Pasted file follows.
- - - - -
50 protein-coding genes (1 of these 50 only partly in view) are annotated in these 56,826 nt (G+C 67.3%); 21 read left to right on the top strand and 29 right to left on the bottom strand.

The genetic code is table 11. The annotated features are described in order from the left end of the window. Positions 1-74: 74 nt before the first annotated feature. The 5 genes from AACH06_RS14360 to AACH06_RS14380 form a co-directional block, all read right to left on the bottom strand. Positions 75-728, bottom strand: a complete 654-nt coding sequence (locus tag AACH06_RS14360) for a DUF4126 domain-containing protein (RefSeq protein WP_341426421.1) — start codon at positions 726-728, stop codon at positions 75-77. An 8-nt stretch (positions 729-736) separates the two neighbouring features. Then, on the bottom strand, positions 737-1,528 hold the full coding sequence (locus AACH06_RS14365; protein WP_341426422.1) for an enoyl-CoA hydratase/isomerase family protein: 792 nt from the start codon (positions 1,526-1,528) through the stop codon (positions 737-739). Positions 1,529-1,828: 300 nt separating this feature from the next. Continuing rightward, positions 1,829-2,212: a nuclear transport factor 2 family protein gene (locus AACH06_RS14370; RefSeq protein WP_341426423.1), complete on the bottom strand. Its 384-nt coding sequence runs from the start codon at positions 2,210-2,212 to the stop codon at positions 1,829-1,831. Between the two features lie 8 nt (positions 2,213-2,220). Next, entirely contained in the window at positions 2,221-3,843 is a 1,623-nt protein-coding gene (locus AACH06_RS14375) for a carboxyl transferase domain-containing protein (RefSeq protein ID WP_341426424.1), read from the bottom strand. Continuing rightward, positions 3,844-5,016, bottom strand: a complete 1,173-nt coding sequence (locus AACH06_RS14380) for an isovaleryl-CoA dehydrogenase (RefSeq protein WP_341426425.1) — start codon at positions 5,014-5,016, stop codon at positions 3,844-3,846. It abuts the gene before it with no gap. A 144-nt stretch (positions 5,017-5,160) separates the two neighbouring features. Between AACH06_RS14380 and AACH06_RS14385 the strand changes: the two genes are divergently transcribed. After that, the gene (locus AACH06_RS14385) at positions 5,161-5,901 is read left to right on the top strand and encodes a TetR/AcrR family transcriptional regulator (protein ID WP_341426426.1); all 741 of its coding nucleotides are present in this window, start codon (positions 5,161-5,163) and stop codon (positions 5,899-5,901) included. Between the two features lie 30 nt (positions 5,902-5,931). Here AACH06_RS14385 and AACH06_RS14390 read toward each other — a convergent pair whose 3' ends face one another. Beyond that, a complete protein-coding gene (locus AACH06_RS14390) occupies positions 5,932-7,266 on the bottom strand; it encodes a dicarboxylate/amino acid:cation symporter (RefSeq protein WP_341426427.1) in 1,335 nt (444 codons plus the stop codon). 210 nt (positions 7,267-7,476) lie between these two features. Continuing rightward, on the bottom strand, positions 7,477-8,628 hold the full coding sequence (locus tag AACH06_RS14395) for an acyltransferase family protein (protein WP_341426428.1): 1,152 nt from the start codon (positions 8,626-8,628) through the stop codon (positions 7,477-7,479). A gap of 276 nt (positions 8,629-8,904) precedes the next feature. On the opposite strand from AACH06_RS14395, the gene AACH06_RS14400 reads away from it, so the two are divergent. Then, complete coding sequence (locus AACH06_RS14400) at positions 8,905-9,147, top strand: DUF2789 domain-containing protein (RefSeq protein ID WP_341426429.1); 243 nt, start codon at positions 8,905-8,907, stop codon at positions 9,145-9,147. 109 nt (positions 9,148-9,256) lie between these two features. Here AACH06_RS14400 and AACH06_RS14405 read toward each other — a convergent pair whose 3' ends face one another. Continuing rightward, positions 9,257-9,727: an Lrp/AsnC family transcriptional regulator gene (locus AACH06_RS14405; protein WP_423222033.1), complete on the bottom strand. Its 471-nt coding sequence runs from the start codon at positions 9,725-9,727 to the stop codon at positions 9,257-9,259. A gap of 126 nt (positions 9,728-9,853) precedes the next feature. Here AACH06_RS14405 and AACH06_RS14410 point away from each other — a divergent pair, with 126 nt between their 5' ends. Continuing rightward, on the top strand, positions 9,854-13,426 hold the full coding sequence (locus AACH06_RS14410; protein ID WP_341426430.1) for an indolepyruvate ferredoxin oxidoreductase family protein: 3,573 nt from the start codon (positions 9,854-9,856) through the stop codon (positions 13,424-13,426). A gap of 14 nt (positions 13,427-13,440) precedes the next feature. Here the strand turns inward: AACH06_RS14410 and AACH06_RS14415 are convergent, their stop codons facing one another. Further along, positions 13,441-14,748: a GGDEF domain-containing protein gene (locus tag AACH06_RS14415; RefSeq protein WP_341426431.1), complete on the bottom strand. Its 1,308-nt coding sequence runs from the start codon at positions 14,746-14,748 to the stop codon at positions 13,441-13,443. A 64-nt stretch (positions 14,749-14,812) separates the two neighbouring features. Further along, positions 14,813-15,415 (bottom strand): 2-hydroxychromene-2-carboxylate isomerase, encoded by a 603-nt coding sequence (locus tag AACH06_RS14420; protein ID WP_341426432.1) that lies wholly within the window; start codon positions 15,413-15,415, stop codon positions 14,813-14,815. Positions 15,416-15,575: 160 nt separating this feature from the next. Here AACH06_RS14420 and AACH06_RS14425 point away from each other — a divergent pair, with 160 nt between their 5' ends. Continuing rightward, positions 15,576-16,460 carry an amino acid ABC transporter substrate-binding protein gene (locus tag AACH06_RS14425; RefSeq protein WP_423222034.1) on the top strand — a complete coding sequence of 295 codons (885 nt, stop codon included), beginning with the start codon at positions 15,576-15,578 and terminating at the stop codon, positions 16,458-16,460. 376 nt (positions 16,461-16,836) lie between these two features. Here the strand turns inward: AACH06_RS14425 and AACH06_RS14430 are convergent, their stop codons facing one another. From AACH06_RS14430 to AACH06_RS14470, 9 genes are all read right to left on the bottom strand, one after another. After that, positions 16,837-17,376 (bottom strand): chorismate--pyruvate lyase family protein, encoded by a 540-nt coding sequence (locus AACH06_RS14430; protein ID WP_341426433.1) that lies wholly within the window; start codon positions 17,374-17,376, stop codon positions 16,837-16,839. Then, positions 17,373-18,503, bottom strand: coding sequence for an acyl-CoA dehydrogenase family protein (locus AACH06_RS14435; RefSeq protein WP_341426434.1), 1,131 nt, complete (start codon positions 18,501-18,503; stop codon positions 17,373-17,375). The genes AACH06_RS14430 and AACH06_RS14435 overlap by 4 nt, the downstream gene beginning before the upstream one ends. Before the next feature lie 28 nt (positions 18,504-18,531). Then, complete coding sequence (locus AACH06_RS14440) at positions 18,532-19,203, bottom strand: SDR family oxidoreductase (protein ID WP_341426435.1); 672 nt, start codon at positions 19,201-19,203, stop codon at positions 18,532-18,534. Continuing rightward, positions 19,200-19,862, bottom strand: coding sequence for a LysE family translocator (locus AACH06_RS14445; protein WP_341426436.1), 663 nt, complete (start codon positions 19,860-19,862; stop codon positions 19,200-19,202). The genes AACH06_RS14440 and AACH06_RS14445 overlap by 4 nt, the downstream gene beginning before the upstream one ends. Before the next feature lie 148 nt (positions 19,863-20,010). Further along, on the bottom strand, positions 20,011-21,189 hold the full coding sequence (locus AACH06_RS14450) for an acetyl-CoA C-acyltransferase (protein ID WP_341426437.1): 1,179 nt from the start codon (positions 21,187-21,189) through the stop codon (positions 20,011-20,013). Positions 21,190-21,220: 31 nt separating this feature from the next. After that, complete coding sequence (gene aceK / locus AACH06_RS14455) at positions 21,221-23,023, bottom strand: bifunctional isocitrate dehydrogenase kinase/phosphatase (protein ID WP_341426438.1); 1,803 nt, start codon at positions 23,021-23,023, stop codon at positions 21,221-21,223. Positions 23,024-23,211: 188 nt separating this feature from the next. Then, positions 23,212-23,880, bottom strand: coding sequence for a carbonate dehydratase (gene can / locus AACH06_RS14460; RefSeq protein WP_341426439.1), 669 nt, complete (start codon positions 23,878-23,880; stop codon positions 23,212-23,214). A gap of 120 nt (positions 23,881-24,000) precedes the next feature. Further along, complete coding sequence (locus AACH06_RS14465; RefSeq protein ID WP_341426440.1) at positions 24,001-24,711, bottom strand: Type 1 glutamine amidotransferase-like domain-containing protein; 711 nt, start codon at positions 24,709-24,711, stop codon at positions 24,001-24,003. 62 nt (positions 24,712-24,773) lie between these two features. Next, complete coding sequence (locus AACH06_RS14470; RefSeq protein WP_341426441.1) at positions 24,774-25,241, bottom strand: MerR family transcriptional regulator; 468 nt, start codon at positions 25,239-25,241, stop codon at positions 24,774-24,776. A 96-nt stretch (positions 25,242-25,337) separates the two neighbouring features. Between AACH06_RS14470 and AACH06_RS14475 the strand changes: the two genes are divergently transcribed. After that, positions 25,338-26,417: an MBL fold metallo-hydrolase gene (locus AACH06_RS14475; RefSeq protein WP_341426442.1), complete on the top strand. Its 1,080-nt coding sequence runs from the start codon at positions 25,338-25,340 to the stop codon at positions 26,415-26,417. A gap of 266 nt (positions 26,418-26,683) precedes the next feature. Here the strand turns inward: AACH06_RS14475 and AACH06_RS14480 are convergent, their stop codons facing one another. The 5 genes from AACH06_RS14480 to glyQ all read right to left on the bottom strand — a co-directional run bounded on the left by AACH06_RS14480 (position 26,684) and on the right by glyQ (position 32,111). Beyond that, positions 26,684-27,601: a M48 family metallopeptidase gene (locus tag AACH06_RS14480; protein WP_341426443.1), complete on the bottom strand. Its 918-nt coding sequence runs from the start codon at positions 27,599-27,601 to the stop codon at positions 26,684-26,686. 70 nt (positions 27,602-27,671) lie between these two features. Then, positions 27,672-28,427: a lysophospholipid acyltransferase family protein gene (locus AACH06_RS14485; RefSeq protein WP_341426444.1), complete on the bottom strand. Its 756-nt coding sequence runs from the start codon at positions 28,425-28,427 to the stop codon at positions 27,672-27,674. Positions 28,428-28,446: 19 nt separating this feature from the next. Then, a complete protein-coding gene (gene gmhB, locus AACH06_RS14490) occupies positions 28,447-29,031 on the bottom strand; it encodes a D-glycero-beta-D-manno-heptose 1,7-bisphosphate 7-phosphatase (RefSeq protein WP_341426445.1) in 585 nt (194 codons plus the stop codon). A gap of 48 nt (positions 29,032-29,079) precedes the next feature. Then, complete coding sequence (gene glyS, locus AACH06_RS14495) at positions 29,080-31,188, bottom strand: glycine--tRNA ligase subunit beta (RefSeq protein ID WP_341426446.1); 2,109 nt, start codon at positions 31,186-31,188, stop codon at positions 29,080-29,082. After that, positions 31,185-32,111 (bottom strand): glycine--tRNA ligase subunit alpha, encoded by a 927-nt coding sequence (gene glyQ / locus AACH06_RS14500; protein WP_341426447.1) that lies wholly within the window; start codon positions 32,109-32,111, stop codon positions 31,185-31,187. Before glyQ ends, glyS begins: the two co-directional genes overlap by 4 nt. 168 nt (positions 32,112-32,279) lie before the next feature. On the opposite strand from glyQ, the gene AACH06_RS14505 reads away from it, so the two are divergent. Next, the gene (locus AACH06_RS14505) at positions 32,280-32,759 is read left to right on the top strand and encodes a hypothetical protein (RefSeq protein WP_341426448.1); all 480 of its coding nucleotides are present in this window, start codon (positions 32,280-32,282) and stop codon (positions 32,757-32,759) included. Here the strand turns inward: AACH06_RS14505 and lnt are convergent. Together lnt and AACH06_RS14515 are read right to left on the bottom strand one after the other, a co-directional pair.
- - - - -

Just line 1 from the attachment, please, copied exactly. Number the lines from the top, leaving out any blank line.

50 protein-coding genes (1 of these 50 only partly in view) are annotated in these 56,826 nt (G+C 67.3%); 21 read left to right on the top strand and 29 right to left on the bottom strand.